Iowa Football

Iowa football look ahead: Rutgers, man

Between finances and a vacuum in the tradition department, this doesn't make any sense, it just doesn't

Rutgers head coach Chris Ash leads his team onto the field before a 2016 game. (USA TODAY Sports)
Rutgers head coach Chris Ash leads his team onto the field before a 2016 game. (USA TODAY Sports)

Rutgers, man.

It’s not financially equipped to be in the Big Ten. The school spent more than it brought in on sports in 2017, leaving a $2.3 million operating deficit, per The kicker is this: Rutgers athletics received $21.32 million in direct institutional support from the school and another $11.77 million in student fees, also according to

One of the nation’s most heavily subsidized athletic programs competes in the same division with Ohio State, Michigan and Penn State. And Michigan State (why not, let’s throw the Spartans in there).

Of course, there’s a facilities deficit. The combined winning percentage of all Rutgers teams in the Big Ten since 2014-15 is .260 (177-514-13 record).

There is a deeply detailed post on Rutgers athletics’ finances here from The Big Ten advanced the school on its future conference payouts. This, of course, puts a dent in Rutgers’ future conference payouts, and Rutgers won’t receive a full financial share from the Big Ten until 2027.

Rutgers, man.

Rutgers coach

The Scarlet Knights head coach is Chris Ash. In case you don’t know by now, he’s from Ottumwa, went to Drake, coached at Iowa State.

He’s in charge of the football, and that’s not a pretty ledger, either.

Rutgers skill players

Rutgers will have a QB. All teams do. Maybe just don’t quite ask who it might be. Ash was non-committal on the topic coming out of spring.

Door No. 1 is Artur Sitkowski. He started as a true freshman last season. For Rutgers. It went like you’d think. Sitkowski threw four TD passes and 18 interceptions. Against Maryland, he went 2 of 16 for 8 yards with four picks. That’s a pass efficiency rating of 12.5.


Boston College transfer Johnny Langan might have a shot, but he’s not eligible yet. Texas Tech graduate transfer Carter McLane is eligible. He announced his transfer after spring, but he spent a lot of last season at Texas Tech and had ankle surgery. He did open the season as Tech’s No. 1.

Running back Raheem Blackshear returns. He led the Knights with 586 rushing yards last season (and had a team-high 44 receptions). Top receiver Bo Melton had 28 catches last season.

Former Iowa O-lineman A.J. Blazek, who was named assistant head coach last year after almost leaving for the O-line position with Iowa, left the Rutgers program in January to take the O-line job at North Dakota State.

Rutgers defense

Ash replaced Jay Niemann, now a defensive line assistant with the Hawkeyes, last season and took over defensive calls. Ash hired Andy Buh, who was defensive coordinator at Maryland last season.

Rutgers was 19th in the nation with 186.7 yards allowed. That’s nice, but secondaries don’t win championships, defensive lines do.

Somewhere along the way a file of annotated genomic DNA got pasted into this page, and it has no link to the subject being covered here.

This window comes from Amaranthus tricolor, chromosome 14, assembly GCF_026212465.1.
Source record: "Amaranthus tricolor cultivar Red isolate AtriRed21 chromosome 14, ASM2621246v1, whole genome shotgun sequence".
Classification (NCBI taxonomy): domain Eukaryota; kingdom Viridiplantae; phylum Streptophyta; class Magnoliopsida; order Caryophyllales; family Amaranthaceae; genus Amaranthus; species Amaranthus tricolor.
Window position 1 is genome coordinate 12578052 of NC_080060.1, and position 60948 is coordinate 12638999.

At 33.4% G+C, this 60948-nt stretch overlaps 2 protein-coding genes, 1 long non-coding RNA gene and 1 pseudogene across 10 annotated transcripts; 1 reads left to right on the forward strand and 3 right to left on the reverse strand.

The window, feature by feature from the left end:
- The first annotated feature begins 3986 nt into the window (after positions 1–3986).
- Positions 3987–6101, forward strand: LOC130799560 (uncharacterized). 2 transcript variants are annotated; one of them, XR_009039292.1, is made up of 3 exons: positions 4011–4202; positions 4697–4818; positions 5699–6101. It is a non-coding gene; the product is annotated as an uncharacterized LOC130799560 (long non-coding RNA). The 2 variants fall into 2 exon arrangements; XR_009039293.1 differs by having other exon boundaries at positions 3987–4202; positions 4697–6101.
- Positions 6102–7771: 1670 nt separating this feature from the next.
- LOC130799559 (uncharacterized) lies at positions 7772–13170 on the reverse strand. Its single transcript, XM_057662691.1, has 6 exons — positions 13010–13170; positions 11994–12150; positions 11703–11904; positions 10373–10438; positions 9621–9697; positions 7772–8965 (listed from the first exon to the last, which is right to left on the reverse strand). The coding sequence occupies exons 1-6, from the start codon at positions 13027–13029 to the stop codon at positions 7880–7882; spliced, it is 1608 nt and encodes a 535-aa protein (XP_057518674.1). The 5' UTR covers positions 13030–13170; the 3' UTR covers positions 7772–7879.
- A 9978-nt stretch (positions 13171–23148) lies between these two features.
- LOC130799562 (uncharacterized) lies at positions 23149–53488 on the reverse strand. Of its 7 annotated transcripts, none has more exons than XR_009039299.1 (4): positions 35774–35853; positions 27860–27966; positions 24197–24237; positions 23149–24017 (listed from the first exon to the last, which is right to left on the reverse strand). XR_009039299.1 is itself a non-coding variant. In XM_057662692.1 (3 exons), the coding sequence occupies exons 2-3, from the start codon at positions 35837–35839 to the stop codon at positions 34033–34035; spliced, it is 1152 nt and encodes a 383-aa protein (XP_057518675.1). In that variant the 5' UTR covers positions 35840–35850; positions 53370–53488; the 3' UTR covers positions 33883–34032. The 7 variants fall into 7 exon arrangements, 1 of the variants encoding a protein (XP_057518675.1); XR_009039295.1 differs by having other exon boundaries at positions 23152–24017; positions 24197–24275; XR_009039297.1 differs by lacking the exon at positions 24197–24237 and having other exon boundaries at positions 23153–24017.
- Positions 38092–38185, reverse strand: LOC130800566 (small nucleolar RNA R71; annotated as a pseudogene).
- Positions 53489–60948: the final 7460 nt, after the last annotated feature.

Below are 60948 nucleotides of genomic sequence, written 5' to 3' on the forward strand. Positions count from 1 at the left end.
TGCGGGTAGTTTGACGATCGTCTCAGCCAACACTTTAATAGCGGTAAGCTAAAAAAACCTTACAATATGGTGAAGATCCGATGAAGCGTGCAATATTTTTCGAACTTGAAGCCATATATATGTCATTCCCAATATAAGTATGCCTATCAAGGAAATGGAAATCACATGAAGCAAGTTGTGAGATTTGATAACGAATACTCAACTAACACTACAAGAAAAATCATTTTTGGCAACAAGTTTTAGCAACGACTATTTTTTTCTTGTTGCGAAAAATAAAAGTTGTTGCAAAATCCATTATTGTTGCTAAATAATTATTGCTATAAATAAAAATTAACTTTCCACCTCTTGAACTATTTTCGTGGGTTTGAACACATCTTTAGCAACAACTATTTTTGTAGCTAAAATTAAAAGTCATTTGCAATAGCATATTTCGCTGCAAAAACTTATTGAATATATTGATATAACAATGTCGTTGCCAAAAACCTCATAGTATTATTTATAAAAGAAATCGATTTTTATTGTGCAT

The Knights lost seniors Kevin Wilkins and Jon Bateky, who were their best D-linemen. End Elorm Lumor tied for the team lead with 4.0 sacks.

What did 2018 say about 2019 for Rutgers?

It won one game.

Ash is an Iowan and that’s all about resolve and seeing things through. Is Rutgers an impossible job? Given the financial hole and lack of tradition? It’s really difficult to see success here. Frankly, when the college football world goes through TV bidding again sometime in the mid-2020s, Rutgers probably isn’t in the Big Ten.


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Right? This can’t continue, right? This isn’t sustainable, is it? It can’t be.

Super hot, possibly relevant take on this game that’s 100-something days away: Hawkeyes will win. If it’s 14-7 again, be nervous about the season. If that’s the score, as it was in 2016, somehow, Iowa didn’t punch in. Or it doesn’t matter because it’s at Iowa State the next week and the emotions will be flowing like the Busch Light.

Hawkeyes Look Ahead

Sept. 7 vs. Rutgers at Kinnick Stadium

Week before: Should be a soft opening for 2019 with a matchup against Miami (Ohio), which doesn’t have a QB right now. Difficulty is in the eye of the beholder with Iowa’s schedule, but this is a tricky part, especially in September, before the Hawkeyes are fully formed.

Week after: The Cy-Hawk at Jack Trice Stadium in Ames, Sept. 14

The TV time on the Cy-Hawk is kind of up in the air when the game is in Ames. It’s been a morning, late afternoon and night kickoff in recent years.

On the horizon: The first of two bye weeks (yes, it’s one of those years), Sept. 21

For Rutgers

Week before: UMass at Stadium, Piscataway, N.J.)

On the horizon: Bye week


Rutgers Scarlet Knights

Game: Sept. 7 vs. Rutgers

Coach: Chris Ash (7-29 and 3-24 in the Big Ten, fourth season at Rutgers)

2018 record: 1-11, 0-9 in the B1G East Division

Scoring offense: 13.5 points per game (14th in B1G, 130th nationally — that’s last in the country, people)

Total offense: 266.3 yards per game (14th B1G, 128th nationally — the Sidney table from “Animal House,” you’re not getting in this frat)

Scoring defense: 31.4 points allowed per game (13th B1G, 89th nationally — Nebraska was 88th)

Total defense: 401.5 yards allowed per game (9th B1G, 69th nationally — Northwestern was 64th?)

Series: Hawkeyes lead 1-0

Last meeting: Iowa won 14-7 at Rutgers in the 2016 conference opener. Brandon Snyder caused a huge fumble that the Hawkeyes turned into the winning points. Goal-line stand helped. Akrum Wadley’s 26-yard TD run held up. (That was the theme of 2016.)

Super early, totally unofficial spread prediction: Iowa -19.5

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